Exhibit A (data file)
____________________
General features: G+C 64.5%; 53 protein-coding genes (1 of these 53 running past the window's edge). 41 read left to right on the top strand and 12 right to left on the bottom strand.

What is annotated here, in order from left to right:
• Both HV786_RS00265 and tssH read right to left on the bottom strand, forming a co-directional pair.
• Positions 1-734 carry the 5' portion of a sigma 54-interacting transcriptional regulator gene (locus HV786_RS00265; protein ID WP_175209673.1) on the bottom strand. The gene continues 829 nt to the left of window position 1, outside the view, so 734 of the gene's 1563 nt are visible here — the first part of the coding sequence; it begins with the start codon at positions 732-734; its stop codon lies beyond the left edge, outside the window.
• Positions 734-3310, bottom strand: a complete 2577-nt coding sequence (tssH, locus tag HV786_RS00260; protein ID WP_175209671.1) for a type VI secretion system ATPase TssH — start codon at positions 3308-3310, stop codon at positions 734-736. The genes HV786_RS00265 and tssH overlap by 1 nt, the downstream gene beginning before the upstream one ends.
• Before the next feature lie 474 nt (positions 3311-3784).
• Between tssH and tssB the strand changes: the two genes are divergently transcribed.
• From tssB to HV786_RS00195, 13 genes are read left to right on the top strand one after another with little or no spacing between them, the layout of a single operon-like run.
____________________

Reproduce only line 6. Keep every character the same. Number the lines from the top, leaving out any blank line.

• Before the next feature lie 474 nt (positions 3311-3784).